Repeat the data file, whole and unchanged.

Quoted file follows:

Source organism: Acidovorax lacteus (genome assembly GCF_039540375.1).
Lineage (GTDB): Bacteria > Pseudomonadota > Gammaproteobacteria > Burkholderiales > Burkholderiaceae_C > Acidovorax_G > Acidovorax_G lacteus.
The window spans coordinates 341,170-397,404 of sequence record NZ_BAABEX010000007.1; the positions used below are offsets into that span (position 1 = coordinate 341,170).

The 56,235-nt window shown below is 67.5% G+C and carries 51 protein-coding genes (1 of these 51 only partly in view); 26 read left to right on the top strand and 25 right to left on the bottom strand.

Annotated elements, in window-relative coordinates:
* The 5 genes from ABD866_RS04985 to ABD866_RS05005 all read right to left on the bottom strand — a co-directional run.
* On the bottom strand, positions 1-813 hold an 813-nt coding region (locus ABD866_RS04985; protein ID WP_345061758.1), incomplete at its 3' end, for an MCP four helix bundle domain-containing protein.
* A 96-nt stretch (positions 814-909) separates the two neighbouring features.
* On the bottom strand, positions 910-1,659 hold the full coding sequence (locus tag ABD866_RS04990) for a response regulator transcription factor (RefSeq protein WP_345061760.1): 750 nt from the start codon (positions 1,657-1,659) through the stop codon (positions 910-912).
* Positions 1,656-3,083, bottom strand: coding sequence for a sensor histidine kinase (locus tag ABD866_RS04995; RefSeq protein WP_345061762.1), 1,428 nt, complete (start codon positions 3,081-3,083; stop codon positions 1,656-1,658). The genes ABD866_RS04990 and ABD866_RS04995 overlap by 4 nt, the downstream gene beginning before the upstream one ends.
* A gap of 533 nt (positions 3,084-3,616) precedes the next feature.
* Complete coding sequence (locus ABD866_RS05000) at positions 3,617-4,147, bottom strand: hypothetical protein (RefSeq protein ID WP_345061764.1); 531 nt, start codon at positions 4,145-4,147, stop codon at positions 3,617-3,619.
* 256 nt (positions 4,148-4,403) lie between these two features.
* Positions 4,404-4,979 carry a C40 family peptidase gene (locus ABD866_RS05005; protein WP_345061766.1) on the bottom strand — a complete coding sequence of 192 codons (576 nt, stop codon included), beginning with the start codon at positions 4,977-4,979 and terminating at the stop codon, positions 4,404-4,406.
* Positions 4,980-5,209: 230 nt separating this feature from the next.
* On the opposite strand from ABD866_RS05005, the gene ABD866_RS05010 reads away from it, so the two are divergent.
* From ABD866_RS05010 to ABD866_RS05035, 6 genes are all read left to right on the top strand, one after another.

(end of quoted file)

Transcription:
Source organism: Acidovorax lacteus (genome assembly GCF_039540375.1).
Lineage (GTDB): Bacteria > Pseudomonadota > Gammaproteobacteria > Burkholderiales > Burkholderiaceae_C > Acidovorax_G > Acidovorax_G lacteus.
The window spans coordinates 341,170-397,404 of sequence record NZ_BAABEX010000007.1; the positions used below are offsets into that span (position 1 = coordinate 341,170).

The 56,235-nt window shown below is 67.5% G+C and carries 51 protein-coding genes (1 of these 51 only partly in view); 26 read left to right on the top strand and 25 right to left on the bottom strand.

Annotated elements, in window-relative coordinates:
* The 5 genes from ABD866_RS04985 to ABD866_RS05005 all read right to left on the bottom strand — a co-directional run.
* On the bottom strand, positions 1-813 hold an 813-nt coding region (locus ABD866_RS04985; protein ID WP_345061758.1), incomplete at its 3' end, for an MCP four helix bundle domain-containing protein.
* A 96-nt stretch (positions 814-909) separates the two neighbouring features.
* On the bottom strand, positions 910-1,659 hold the full coding sequence (locus tag ABD866_RS04990) for a response regulator transcription factor (RefSeq protein WP_345061760.1): 750 nt from the start codon (positions 1,657-1,659) through the stop codon (positions 910-912).
* Positions 1,656-3,083, bottom strand: coding sequence for a sensor histidine kinase (locus tag ABD866_RS04995; RefSeq protein WP_345061762.1), 1,428 nt, complete (start codon positions 3,081-3,083; stop codon positions 1,656-1,658). The genes ABD866_RS04990 and ABD866_RS04995 overlap by 4 nt, the downstream gene beginning before the upstream one ends.
* A gap of 533 nt (positions 3,084-3,616) precedes the next feature.
* Complete coding sequence (locus ABD866_RS05000) at positions 3,617-4,147, bottom strand: hypothetical protein (RefSeq protein ID WP_345061764.1); 531 nt, start codon at positions 4,145-4,147, stop codon at positions 3,617-3,619.
* 256 nt (positions 4,148-4,403) lie between these two features.
* Positions 4,404-4,979 carry a C40 family peptidase gene (locus ABD866_RS05005; protein WP_345061766.1) on the bottom strand — a complete coding sequence of 192 codons (576 nt, stop codon included), beginning with the start codon at positions 4,977-4,979 and terminating at the stop codon, positions 4,404-4,406.
* Positions 4,980-5,209: 230 nt separating this feature from the next.
* On the opposite strand from ABD866_RS05005, the gene ABD866_RS05010 reads away from it, so the two are divergent.
* From ABD866_RS05010 to ABD866_RS05035, 6 genes are all read left to right on the top strand, one after another.